Serena Pollastri picked up this thread to begin the final panel of the day, which brought the discussion back round to sites and issues in the Lancashire area, and was hosted by Mark Davies of Lancaster City Council. A lecturer in Urban Futures at Lancaster University, Pollastri described her academic project to engage young people with research on climate change in Morecambe Bay, seven miles up the road from the symposium hall. Partnering with schools and organisations providing data on the coastal area, Pollastri takes groups of students to conduct their own research in order to gain “basic knowledge and language to be part of the conversation” on their changing environments. “If they start now, they will be able to engage at a strategic level as they grow,” Pollastri states.

Credit: Wash Studio

Concluding the presentations, Jo Bambrough outlined the work of Good Things Collective, a community-led social enterprise also based in Morceambe: “not an easy place to get things moving”. Amongst Good Things’ activities are numerous projects to change the perception of the area. They seek to present a positive view of a low-income area that is often misrepresented through a gallery space and a gift shop. Bambrough also highlighted the barriers to participation for the community Good Things serves, citing the need to engage people in hairdressers and betting shops as much as classrooms to expand participation.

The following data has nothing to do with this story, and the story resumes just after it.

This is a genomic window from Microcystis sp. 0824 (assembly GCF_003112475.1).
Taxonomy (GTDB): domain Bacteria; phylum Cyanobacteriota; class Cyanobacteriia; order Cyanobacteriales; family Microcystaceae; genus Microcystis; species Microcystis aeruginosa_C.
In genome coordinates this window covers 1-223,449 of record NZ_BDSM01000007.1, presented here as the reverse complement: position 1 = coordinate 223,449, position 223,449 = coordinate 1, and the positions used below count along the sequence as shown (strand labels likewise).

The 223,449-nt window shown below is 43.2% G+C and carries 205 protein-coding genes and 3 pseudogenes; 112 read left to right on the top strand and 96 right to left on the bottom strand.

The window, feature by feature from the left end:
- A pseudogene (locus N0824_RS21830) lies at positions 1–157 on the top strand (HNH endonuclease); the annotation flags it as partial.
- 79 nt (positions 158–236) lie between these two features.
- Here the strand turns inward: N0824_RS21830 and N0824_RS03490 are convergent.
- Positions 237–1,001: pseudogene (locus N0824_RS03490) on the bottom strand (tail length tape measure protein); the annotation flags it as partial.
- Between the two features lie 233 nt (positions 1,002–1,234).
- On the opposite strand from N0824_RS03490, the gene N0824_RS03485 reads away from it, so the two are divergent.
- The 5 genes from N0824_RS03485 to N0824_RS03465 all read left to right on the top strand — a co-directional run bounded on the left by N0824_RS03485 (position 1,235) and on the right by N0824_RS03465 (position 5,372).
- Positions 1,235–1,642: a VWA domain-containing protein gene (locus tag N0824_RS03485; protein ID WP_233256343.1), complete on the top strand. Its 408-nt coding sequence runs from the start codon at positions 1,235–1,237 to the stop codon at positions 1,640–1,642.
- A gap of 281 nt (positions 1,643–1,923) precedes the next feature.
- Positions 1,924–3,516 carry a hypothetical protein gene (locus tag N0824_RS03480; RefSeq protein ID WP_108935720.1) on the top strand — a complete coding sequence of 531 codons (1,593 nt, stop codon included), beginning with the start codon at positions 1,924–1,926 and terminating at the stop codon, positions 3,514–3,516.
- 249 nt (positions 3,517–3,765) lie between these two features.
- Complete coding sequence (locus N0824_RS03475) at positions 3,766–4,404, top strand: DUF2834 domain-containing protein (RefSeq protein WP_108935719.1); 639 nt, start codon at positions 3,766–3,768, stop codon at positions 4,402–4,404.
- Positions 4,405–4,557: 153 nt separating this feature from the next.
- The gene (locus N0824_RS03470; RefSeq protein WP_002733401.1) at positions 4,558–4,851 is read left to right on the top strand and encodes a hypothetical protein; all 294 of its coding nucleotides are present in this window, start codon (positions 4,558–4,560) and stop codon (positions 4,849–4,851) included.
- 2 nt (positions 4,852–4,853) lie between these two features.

Bambrough also described a certain skepticism towards “theorising” in place of action amongst the community in Morecambe, which brought the room to a consideration of the role of academia, researchers and their networks in climate action. “We've been researched”, she explained derisively, before highlighting the potential for community organisations to act as more equal partners in research going forward. Kaur concurred, arguing that all research should be distributed beyond the university and should engage in building live demonstrations rather than remaining trapped in papers and conferences.  

Which, of course, begs the question, do symposia and other gatherings such as ours in Lancaster do ‘enough’? As she concluded the symposium’s final panel Cher Potter, curatorial director of Future Observatory and the host of the day, proposed one answer: “the best possible outcome of the day is to build more partnerships between the speakers and other researchers”. Indeed, moments later amidst the clinks of the buffet lunch were the murmurs of names learnt, contacts swapped and new futures cultivated.